The 10 Advantages of Xplorer2

Ryan D. Lang
Jun 23, 2011
Updated • Jun 23, 2011
Software, Windows, Windows software

The default file manager in Windows has improved immensely over the years, but there is still room for improvement. A few years ago I switched to Xplorer2 (lite), associating folders and drives with it, displacing the default program. I have stayed with the program, finding new uses and abilities that help my work flow. Many sites have reviewed the software, but this article is by a long-term user.

1. Dual pane

The feature I use the most is the dual pane view. It makes moving files around easy. While many alternative file managers have the feature, the Windows Explorer does not.

2. Tabs

In an age where browsers, text editors, development packages, etc. all have tabs, it is surprising to see the default manager without such a feature. Xplorer2 can have them at the top or bottom of a pane, and it can have them per pane.

3. Filters

Often, when opening a file from a program, only the files we want are shown. Word will show you documents; Notepad will show you text. Xplorer2 can limit what files are shown with filters. Documents, images, and file types can be shown as needed with the right wild-cards (e.g. *.doc* for documents).

4. Hide Folders

While viewing pictures, sometimes there may be several sub-folders. They can get in the way, particularly if a window is not maximized. Xplorer2 lets you hide the folders to neaten the view. This works nicely in conjunction with filters, especially with multiple folders that do not contain files of interest.

5. Simple Hard Links

When copying and pasting a file, the default file manager has always made it easy to create a soft link (shortcut). Making a hard link, however, it not as easy. Xplorer2 takes the next logical step and adds the option to create a hard link from the context menu when pasting a file.

6. Breadcrumbs (even in XP)

Breadcrumbs is a feature that shows the path to the folder you are in. It makes it easy to reach any parent folder, their sub folders, and even other drives. This is not anything new for Vista/Win7 users, but XP lacks the feature. Xplorer2 can be used to bring it to the platform.

7. Selected File Recall

When browsing your hard drive in Xplorer2, you will find that the file selected is not always the first. The program remembers what file or folder was last opened. When you return to the folder, the main program or document within it may already be chosen. Press Enter to open it instantly.

8. Double-Click Level Up

Going to a parent folder in explorer was never particularly difficult, but it is easier to do in Xplorer2. While you can still have a button or press Backspace, you also can double click in white space to go up a folder level. Once you get used to it, making sure to be clear of files, it becomes second nature.

9. Utilitarian or Minimalistic

By default, Xplorer2 has all sorts of toolbars and panes open. Its interface can be stripped down to just the file pane and breadcrumbs. Alternatively, it can be expanded to have every icon in the toolbar, accompanied by other panes (e.g. the preview pane). While most file managers, including explorer, allow for expansion, few can reduce to the screen footprint of Xplorer2.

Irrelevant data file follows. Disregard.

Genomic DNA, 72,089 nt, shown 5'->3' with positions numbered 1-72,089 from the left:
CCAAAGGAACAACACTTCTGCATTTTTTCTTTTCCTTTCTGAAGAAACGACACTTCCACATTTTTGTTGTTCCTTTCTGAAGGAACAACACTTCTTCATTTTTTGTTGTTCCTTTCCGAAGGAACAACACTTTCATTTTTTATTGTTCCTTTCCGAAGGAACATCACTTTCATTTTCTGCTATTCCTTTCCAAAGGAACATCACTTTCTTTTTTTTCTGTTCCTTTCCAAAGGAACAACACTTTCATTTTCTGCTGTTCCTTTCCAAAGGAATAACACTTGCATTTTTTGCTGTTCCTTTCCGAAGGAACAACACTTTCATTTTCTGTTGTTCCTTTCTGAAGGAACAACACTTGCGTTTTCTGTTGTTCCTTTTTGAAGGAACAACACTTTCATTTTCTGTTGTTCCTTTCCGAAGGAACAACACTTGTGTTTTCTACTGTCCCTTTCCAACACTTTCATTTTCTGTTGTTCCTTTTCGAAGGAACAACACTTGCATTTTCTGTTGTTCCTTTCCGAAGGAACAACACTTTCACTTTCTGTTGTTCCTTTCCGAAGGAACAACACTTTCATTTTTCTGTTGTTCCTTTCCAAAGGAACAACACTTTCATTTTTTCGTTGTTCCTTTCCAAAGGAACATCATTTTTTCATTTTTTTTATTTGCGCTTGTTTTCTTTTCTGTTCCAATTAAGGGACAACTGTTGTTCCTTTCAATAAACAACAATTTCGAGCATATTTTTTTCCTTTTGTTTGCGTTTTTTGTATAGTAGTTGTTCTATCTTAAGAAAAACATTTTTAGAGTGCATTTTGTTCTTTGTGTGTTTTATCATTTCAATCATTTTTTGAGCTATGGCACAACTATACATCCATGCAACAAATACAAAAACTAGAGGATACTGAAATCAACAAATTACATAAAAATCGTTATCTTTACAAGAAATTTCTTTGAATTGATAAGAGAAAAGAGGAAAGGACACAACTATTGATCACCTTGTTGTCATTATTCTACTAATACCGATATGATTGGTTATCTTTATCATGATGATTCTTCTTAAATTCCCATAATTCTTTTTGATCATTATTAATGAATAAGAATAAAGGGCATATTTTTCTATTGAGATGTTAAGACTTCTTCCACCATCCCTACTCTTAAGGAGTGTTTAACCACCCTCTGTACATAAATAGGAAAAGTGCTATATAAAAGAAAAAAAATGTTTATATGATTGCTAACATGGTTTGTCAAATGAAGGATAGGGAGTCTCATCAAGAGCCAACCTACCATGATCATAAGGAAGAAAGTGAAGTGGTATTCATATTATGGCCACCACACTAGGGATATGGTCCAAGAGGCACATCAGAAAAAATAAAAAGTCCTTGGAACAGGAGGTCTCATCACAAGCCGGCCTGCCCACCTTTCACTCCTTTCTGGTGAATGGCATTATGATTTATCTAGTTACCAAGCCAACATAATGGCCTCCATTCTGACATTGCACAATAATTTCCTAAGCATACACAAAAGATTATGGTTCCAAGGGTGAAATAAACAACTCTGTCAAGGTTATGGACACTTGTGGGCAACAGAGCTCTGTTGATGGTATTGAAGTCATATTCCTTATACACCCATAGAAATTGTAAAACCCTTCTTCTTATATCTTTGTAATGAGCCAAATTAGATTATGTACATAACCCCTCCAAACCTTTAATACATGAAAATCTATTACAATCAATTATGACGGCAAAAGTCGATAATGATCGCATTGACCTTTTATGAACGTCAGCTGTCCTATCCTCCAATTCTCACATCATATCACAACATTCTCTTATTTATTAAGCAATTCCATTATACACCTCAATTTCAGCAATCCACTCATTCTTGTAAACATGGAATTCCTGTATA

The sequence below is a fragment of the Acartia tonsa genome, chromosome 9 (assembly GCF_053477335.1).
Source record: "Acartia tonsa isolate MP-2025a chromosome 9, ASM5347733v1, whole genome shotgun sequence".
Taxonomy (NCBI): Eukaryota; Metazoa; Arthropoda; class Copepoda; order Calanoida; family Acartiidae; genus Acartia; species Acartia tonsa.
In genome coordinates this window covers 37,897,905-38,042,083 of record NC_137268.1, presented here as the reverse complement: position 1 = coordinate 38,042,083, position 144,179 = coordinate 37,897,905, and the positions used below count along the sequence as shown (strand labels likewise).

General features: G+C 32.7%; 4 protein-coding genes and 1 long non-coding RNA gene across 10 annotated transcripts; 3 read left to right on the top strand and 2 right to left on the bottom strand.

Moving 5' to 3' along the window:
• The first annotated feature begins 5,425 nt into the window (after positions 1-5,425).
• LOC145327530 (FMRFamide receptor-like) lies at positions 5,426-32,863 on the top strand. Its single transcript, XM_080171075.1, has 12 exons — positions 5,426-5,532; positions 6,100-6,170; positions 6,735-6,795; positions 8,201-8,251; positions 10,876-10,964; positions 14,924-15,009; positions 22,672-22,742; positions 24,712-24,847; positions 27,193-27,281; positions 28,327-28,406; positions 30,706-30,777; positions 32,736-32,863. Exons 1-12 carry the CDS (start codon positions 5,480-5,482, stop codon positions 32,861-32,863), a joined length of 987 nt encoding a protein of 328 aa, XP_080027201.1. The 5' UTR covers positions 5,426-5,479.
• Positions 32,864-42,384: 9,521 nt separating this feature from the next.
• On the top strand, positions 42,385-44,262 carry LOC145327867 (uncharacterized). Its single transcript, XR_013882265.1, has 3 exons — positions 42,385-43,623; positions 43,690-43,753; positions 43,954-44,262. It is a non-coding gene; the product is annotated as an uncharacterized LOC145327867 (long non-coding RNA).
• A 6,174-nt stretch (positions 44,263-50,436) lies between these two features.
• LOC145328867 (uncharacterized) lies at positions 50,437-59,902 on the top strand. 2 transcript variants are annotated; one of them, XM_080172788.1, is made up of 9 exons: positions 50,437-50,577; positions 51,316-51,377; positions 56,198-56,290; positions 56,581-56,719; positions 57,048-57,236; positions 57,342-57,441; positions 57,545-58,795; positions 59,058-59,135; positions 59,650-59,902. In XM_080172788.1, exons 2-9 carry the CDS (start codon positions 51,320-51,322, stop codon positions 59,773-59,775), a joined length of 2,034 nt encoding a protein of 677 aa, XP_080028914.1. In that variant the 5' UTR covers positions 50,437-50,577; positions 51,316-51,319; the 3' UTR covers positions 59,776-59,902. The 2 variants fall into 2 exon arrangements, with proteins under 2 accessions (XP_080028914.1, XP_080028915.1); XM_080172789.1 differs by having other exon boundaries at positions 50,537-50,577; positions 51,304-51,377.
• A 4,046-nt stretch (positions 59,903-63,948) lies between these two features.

10. Favorites List

While the default file explorer has a Favorites list, it makes no sense to share it with the web browser. The separation should be by program, which is the case with Xplorer2. Naturally, it uses its own list of user-specified folders. This can include FTP sites too.

More Advantages

This only scratches the surface. Free HDD space shows in the status bar. A new file can be automatically sorted (rather than listed last). Filtered panes can be a different color. Natural numbering (forcing file10 to come after file1) is optional. The options will outline most of the features.


There are disadvantages to the program, like anything else. Some programs refuse to work with anything but the native file explorer. For instance, you may not be able to open a folder from a download context menu in a browser. The lite version has some limitations, as there is a shareware full version, which you can try free for three weeks. Be mindful while installing the lite version; it is bundled with a browser toolbar.


While this article is not meant to be persuasive, Xplorer2 does have abilities that deserve to be pointed out. Some features, such as selected file recall, a user may not notice until they have consistently used the application. It is worth trying out, especially if you are an XP user.


Tutorials & Tips

Previous Post: «
Next Post: «


  1. odio said on July 28, 2011 at 4:52 pm

    i used back on win XP the “2xeplorer”. Very handfull. Now i use 2 monitors and dont need it anymore.

  2. Don said on July 26, 2011 at 1:47 pm

    FYI, all “10 Advantages of Xplorer2” are also found in XYplorer, plus some:

    Just thought I’d mention it. :)

    Don (XY author)

  3. Xmetal said on June 26, 2011 at 6:43 am

    I have tried a few of the mentioned freewares and they are not bad, but I have to agree … although its not cheap, Directory Opus is the best. I find its one of the first programs I install on a fresh (fresh install) system.